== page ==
by ROAD iD Staff February 14, 2019

You and your favorite pooch—let’s be honest, possibly the best dog ever—are ready for new dog ID tags. But now comes the hard part: What exactly should you engrave on that tag? Sure, your phone number is a no-brainer, but as ourROAD iD Pet ID customers know, exceptional dogs need exceptionally good tag information.

We’ve rounded up the basics about what to put on engraved dog tags, as well as some smart extras inspired by what our dog-loving customers choose for theirlaser engraved pet tags.  Read on to make your dog’s tag just as awesome as the look on that furry face when you come home after a long day.

Give me Your Digits, Please
The most important thing on your dog identification tag is the most obvious: a working phone number to a human BFF. Make sure to choose the phone number for the family member who’s most likely to answer or regularly check voicemail—and least likely to change phone numbers. Even the best tags can’t help you if that found dog voicemail lingers for hours on end. Include your name, too, to make the call easier for the good Samaritan who found your pup.  

Say my Name, Say my Name
You’re buying personalized ID dog tags for a reason—to put your pet’s name on them! This allows the person who finds Fido to build an easy rapport, and it’s also a chance to make someone smile. Create a fun introduction, with “Hello, my name is Scout” or “Hi, I’m Buster”. Or throw in an honorific. Who could be mean to Mr. Bear? Or Miss Snaggletooth? Adding your last name as your dog’s last name can help, too.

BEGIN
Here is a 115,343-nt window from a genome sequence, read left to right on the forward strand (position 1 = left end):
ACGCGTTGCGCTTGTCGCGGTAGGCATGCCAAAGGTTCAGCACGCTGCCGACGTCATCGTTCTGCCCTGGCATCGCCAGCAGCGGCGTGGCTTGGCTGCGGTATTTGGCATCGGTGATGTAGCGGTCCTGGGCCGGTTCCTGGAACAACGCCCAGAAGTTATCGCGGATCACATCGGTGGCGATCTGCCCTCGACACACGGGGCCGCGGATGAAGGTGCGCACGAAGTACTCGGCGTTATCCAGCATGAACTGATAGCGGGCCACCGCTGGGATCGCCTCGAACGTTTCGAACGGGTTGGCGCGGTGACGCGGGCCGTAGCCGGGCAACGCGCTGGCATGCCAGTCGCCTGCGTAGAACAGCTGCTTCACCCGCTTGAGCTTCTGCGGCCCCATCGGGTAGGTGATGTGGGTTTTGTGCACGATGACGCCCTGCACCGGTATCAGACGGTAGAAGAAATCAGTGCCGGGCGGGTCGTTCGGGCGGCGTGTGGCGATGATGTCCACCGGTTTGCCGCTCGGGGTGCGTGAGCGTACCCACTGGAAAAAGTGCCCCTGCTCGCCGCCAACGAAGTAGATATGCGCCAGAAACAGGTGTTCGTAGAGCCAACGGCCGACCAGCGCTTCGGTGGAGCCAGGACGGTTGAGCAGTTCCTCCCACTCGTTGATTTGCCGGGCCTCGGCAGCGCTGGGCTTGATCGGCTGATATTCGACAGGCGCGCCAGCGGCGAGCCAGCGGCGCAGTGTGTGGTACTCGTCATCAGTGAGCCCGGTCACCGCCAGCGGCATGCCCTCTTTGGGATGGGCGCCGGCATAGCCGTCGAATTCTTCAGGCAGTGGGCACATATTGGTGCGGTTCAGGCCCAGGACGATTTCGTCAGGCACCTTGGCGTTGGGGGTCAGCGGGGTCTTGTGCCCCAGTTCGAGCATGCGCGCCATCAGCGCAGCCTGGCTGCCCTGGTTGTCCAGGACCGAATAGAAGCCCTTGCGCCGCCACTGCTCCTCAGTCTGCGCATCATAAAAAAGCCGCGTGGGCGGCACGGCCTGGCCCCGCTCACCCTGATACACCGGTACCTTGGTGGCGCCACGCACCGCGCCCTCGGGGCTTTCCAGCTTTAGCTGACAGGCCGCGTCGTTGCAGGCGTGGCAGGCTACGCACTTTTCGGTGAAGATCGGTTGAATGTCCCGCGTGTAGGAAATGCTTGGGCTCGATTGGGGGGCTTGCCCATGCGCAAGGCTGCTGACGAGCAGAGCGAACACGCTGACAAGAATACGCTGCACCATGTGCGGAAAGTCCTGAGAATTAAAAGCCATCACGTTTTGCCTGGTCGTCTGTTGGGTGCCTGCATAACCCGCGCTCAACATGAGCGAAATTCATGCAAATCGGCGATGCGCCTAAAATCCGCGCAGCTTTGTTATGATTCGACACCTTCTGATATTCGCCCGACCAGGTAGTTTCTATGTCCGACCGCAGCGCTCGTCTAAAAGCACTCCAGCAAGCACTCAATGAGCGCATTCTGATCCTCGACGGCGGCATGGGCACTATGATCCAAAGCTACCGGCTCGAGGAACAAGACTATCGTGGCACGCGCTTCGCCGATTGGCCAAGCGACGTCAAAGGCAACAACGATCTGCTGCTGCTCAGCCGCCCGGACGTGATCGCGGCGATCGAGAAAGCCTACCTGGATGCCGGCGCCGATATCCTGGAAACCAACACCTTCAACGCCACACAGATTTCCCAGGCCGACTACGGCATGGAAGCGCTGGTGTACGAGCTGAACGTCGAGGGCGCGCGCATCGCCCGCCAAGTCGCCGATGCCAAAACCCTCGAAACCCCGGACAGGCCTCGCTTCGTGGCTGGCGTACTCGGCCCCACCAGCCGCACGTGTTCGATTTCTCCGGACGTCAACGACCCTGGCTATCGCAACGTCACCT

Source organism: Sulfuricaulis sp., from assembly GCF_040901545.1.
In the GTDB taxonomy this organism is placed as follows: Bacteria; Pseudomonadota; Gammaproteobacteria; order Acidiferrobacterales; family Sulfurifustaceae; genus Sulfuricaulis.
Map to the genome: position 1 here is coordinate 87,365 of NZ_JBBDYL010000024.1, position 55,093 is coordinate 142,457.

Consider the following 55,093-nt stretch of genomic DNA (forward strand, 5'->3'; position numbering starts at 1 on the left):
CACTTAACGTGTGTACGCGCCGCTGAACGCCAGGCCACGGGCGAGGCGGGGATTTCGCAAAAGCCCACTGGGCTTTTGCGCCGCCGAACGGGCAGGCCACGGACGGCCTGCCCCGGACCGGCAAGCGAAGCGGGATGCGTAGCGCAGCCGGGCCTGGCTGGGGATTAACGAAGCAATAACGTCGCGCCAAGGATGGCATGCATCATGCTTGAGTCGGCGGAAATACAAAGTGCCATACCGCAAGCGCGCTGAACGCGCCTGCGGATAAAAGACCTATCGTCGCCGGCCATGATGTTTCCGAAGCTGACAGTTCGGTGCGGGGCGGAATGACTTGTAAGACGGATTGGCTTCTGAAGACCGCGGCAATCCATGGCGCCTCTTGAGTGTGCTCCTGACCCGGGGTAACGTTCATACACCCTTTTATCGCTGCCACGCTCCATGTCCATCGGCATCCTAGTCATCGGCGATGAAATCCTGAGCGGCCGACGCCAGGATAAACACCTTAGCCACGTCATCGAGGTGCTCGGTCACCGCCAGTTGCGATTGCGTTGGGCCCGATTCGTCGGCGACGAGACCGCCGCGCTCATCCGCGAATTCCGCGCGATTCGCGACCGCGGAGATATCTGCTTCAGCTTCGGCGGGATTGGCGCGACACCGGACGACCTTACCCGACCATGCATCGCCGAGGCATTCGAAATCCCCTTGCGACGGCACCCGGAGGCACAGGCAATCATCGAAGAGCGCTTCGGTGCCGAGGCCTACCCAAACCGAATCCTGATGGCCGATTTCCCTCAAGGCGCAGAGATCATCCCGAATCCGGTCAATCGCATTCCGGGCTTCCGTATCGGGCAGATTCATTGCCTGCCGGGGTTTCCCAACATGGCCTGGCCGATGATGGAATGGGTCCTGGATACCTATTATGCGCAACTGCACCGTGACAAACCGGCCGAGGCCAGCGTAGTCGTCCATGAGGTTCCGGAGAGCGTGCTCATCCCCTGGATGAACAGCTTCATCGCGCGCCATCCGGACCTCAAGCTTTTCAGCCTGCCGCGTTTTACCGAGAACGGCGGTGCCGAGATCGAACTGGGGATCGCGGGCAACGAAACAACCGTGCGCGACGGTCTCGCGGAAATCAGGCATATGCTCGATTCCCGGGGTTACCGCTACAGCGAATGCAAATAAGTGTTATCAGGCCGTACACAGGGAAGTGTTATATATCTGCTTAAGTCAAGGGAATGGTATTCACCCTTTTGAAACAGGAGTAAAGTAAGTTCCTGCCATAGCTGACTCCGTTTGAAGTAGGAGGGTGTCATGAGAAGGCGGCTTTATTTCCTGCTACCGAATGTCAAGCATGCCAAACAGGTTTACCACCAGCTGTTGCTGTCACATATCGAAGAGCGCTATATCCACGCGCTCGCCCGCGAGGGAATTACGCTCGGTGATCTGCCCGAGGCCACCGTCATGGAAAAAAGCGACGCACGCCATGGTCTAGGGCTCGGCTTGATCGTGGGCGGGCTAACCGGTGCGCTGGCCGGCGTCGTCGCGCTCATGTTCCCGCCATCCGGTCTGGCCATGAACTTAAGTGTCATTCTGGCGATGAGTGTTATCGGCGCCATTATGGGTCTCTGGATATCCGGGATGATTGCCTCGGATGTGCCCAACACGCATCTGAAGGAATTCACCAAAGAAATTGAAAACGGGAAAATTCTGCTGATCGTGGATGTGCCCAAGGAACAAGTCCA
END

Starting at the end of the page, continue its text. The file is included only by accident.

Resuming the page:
Not-so-free-range Dogs
Sometimes it’s hard to tell if a dog is lost or just allowed to wander around the neighborhood a bit. To avoid confusion, consider adding a short and sweet message to your dog ID tags. Many of our customers choose things like “I’m lost if I’m outside” or “Please help me get home” to alert any friendly types that you’re not a free-range pet parent. Adding microchipped can help, too, in case critical info is scratched off the tag or unreadable.

Special Needs, Special Skills
Just like people, sometimes dogs need their version of amedical ID bracelet. We’ve seen this added to dog name tags with “needs medicine” or “needs daily meds to live.” It gives the person who finds your dog a sense of urgency, and hopefully, helps you reunite with a lost pet faster. On the flip side, some dogs have special skills, and you can add those to a tag, too. Examples include “autism therapy dog” and “assistance dog in training.” This signals that your pooch has an important job it needs to get back to doing ASAP! Or that perhaps there’s an owner nearby who might need a hand, too.

Collect Your Reward
We’ve all seen those DIY fliers hanging up picturing lost pets and often another line that says, “Reward if found.” Some pup parents choose to put this same message on their dog tags. We’ve seen “Reward if found” or simply “(reward)” after the dog’s name. It’s not a must by any means—most folks are happy to help reunite pets and owner—but it can be a nice extra.

Now that you’re ready to engrave the best dog tags on the block, it might be time to take a celebratory trip to the dog park. Or, you know, order a ROAD iD Pet ID.